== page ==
Unintentional Consequences: Branchless Banking In Ghana

03 January 2013

Ghana should be a ripe market for mobile money. It is one of the world’s fastest growing economies and a handful of providers have been aggressively competing and investing in mobile money for several years now.  Yet, as CGAP has written about before, the market has been slow to take off. 

Ghana Market Seller The Bank of Ghana (BoG) was early to recognize the potential for branchless banking and issued guidelines in 2008 to support its development. The guidelines called for branchless banking services to be led by banks and added a distinctive feature we haven’t seen elsewhere: there must be at least 3 banks involved in every service (‘many to many’) and no exclusive partnerships are allowed. The BoG’s primary goal was to create a system that was open and interoperable so as to provide greater points of access for consumers while ensuring the system was driven by banks (which the BoG perceived as less risky).This decision was informed by Ghana’s experience (similar to many countries) with proprietary ATM networks which were not interoperable, resulting in customer inconvenience and perhaps limiting financial inclusion.
 
So, how have the guidelines influenced the development of the market? In the four years since the guidelines were issued, three significant mobile money services emerged – Airtel Money, MTN Mobile Money and Tigo Cash – and each has partnered with between 3 and 10 banks. However, the guidelines have unintentionally distorted incentives for providers and do not match conditions on the ground. Banks by and large have declined to play almost any of the roles that the regulations envisaged. They hold the float in a pooled account, are legally responsible for agents and customer KYC and their branches provide passive support to agents in liquidity management. However, there is little incentive for banks to make any significant investments due to free rider concerns. In some ways, the guidelines had the opposite effect as intended – the more banks there are in each partnership, the lower the motivation to invest is and, ultimately, service to customers suffers.
 
Instead, MNOs have by and large been leading the mobile money services. They are developing the technology platform and front-end product, building the agent networks and investing in marketing. They face several major challenges. First, they are shouldering the vast majority of investment yet legally the service is bank-led and banks own the customer and the agents. In the words of one senior manager, ‘We’re building the industry but they’ll own it.” This is a risky position to be in. Second, they are wasting an incredible amount of time and energy trying to manage and cajole multiple reluctant bank partners. This impacts everything from cajoling banks to allow branches to be used for liquidity management to making product development decisions. One MNO told us that only one of their bank partners was willing to offer interest on a mobile savings account. How should they persuade the other bank partners to also offer interest and, if they are unsuccessful, do they need to drop the idea altogether? Finally, the MNOs have no direct reporting relationship to the Bank of Ghana and need to approach the Bank through indirect channels (partner banks) for every decision—which not only slows things down for the MNOs but leaves the Bank out of touch with the actors that are really driving the market.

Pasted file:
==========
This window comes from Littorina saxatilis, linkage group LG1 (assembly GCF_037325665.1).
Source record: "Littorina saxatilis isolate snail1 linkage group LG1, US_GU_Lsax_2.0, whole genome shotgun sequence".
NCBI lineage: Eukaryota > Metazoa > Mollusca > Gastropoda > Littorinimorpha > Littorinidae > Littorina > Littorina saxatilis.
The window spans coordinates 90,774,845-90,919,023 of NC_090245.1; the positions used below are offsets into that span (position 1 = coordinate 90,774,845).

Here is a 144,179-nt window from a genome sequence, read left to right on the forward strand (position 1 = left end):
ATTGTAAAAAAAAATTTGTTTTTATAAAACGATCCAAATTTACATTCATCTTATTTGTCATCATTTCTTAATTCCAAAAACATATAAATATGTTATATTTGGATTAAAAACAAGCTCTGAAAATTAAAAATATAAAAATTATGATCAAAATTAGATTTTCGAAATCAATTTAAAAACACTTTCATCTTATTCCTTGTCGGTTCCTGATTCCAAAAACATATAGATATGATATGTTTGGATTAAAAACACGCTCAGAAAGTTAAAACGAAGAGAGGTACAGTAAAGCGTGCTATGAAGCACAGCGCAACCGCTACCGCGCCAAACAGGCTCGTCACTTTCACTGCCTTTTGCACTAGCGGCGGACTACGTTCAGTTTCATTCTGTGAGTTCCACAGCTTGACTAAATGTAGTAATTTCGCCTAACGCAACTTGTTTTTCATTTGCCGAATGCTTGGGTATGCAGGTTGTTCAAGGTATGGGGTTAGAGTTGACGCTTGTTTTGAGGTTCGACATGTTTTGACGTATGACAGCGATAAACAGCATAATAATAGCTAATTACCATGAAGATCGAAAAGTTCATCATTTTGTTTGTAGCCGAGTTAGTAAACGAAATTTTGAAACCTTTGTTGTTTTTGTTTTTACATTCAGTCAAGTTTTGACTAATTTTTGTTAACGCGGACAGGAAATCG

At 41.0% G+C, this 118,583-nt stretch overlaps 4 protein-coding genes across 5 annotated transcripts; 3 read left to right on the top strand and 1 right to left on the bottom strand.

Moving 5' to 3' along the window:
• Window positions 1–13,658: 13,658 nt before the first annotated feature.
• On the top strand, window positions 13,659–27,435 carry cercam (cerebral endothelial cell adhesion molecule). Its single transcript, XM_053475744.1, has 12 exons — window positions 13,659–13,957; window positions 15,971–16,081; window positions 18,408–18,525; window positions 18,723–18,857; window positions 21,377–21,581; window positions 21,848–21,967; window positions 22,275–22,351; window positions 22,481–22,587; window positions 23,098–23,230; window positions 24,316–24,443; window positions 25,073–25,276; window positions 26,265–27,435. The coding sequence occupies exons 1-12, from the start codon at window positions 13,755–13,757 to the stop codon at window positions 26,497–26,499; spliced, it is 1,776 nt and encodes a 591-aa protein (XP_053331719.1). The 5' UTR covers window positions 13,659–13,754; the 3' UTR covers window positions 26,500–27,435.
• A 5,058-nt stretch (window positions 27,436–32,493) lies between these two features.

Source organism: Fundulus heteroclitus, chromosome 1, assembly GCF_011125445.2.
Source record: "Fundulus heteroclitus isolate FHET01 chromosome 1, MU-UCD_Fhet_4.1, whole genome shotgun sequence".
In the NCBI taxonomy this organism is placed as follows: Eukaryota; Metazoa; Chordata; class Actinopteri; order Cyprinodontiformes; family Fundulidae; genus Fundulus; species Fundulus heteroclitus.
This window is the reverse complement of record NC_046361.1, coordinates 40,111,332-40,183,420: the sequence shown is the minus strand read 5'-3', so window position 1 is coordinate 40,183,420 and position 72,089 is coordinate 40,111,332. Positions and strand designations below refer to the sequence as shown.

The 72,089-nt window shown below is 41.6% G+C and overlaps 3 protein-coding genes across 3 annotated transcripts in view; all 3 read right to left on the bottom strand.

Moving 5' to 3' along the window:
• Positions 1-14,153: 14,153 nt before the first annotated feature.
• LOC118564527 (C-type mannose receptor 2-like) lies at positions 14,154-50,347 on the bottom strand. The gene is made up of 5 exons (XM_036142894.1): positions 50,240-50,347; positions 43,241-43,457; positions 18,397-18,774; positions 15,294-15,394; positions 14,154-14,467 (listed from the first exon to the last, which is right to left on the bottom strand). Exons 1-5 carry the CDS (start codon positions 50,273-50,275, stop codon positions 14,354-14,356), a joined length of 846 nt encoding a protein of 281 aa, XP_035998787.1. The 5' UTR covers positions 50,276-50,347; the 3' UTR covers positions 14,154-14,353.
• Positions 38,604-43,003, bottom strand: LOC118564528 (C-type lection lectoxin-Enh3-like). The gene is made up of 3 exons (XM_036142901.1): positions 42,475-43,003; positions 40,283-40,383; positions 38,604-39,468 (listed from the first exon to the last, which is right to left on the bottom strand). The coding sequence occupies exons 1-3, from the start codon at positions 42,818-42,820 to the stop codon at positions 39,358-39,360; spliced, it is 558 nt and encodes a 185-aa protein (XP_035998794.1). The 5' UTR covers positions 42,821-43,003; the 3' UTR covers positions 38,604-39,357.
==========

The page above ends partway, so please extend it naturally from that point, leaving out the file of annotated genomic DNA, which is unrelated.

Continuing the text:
The Bank of Ghana recognizes the discrepancy of market developments from its original vision and has re-engaged the entire range of market players – including MNOs – in a dialogue around the regulatory framework.The private sector in Ghana has responded very positively to the overtures of the Central Bank and the prospects of a more flexible regulatory environment. In this video, Elly Ohene-Adu, Head of Financial Inclusion at the Central Bank of Ghana, speaks with CGAP  about some of the issues with the current regulations and how the BoG is planning to tackle them. Of course, it is easy to see these challenges in hindsight but much harder to predict them in advance. One lesson everyone can take away is that in such a nascent industry, it is difficult for policy makers to predict who will want to pursue the market and how the industry will develop.  They may be better off not trying to develop regulations ex ante or risk stifling the market by backing actors that are not interested while holding back more eager and potentially successful actors. A deliberate ‘test and see approach’, such as the one adopted by the Philippines, may be better suited in the early years.

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